US Quantitative Easing

Trading mixed as market absorbs era-defining IPOs

Hopes that US interest rates will remain at ultra-low levels for the foreseeable future are lending support to selective riskier assets, though trading is mixed as the market absorbs two trend-defining flotations and some lacklustre US data, the FT reports. The FTSE All-World equity index is up 0.4 per cent, seeing gains as the dollar softens after volatile trading. The greenback’s trade-weighted index is down 0.5 per cent at 75.10. The intermittently firmer buck – and a weak Philly Fed activity survey for May – are curtailing demand for some commodities following the previous session’s strong rally, with copper down 1.5 per cent to $4.04 a pound and oil lower by 1.7 per cent to $98.45 a barrel. Gold is off 0.3 per cent to $1,493 an ounce. Investors on Thursday appear thankful that the US Federal Reserve, while discussing its “exit strategy” showed no hurry to tighten monetary policy significantly once its $600bn quantitative easing programme ends next month. There is also little chance of the world’s third-biggest economy raising rates any time soon after Japan fell back into recession in the first quarter following the March 11 earthquake, tsunami and nuclear accident. Traders seem content for now to accept that while such monetary largesse signals continuing fundamental economic weakness in the US and Japan, it will allow globally focused corporations to remain healthy – providing growth in core Europe and developing nations can pick up the slack.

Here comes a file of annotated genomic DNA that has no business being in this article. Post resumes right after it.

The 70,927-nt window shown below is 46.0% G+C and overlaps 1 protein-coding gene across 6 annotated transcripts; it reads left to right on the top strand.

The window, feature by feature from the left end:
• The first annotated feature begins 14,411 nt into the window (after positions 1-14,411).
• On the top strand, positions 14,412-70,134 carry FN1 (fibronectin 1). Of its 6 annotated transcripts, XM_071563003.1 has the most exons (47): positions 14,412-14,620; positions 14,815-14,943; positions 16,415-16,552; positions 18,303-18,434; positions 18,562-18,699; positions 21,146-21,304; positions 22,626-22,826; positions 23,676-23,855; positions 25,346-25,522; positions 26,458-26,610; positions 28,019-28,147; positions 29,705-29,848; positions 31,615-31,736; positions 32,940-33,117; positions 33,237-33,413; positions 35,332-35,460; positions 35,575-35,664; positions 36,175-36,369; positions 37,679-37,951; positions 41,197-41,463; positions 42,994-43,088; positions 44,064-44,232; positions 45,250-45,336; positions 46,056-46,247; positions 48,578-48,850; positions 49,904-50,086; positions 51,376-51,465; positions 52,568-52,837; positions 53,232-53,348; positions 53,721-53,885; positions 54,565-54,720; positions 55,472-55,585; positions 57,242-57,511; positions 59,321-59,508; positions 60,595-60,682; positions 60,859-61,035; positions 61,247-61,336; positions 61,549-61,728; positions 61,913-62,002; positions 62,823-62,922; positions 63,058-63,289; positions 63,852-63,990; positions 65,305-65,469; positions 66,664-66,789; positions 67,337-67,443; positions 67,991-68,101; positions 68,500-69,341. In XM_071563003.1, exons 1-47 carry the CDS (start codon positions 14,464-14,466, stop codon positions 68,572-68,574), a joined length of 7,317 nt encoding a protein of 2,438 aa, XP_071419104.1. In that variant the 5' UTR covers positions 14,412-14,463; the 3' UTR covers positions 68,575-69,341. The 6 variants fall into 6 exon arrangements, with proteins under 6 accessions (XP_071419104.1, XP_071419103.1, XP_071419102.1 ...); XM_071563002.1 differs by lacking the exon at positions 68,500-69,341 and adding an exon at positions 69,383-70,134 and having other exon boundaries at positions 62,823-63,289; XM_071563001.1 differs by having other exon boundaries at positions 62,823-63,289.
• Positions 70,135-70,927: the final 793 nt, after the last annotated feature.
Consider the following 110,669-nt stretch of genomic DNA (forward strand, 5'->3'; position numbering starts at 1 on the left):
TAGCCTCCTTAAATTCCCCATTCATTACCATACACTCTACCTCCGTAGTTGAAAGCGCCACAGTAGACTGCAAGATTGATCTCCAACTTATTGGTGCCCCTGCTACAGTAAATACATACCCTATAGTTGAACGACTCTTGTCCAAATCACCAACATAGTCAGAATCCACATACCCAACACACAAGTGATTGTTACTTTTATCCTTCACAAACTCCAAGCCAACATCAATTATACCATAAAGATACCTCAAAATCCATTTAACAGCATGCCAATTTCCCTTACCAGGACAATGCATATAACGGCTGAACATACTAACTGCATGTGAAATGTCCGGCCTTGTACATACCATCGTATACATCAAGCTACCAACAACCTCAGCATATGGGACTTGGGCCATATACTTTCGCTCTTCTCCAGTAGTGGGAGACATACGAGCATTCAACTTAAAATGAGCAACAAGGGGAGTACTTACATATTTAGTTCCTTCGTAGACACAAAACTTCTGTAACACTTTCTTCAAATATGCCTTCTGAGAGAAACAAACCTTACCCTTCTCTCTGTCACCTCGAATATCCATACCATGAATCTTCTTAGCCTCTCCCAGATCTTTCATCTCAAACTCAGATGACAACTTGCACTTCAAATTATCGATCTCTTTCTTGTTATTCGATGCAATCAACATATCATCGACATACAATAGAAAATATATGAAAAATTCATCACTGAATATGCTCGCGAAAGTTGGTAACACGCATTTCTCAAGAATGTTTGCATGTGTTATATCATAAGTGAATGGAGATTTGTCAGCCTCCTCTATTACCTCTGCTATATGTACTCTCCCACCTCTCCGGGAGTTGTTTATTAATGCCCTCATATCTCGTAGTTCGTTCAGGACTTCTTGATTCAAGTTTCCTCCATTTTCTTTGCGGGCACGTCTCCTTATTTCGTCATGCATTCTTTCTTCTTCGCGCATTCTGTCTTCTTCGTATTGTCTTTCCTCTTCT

Hopes continue to brighten for economy

Investors continued to bet on a US economy that is picking up steam, bidding up US stocks and selling US Treasury bonds, reports the FT’s global market overview. Global stocks were generally higher following the drop in the US unemployment rate to 9 per cent in January reported on Friday. The FTSE All-World equity index rose 0.6 per cent, to a fresh cyclical peak. The S&P 500 in New York was up 0.8 per cent at 1,320, its best level since June 2008. The resource-heavy FTSE 100 in London rose 0.9 per cent and the broad FTSE Eurofirst 300 was also up 0.9 per cent. Tresaury yields also hit their highest since April, pushed along after Richard Fisher, head of the Dallas branch of the Federal Reserve, said he “would formally dissent as a voter” if the Fed were to propose further easing. he dollar is firmer as a tug of war plays out between those still trading the buck’s inverse risk-on relationship and those noting the greenback’s improving yield attraction. The dollar index was up 0.2 per cent at 78.20 and the euro was down 0.1 per cent to $1.3571, having given up an initial advance following the German industrial data. Copper saw a new record high, then tumbled back to Friday’s close in late London trading. The London-traded contract was flat at $10,050 a tonne, having earlier hit a record of $10,160 as traders reckon supply will be outstripped by improved demand as the global economy recovers.

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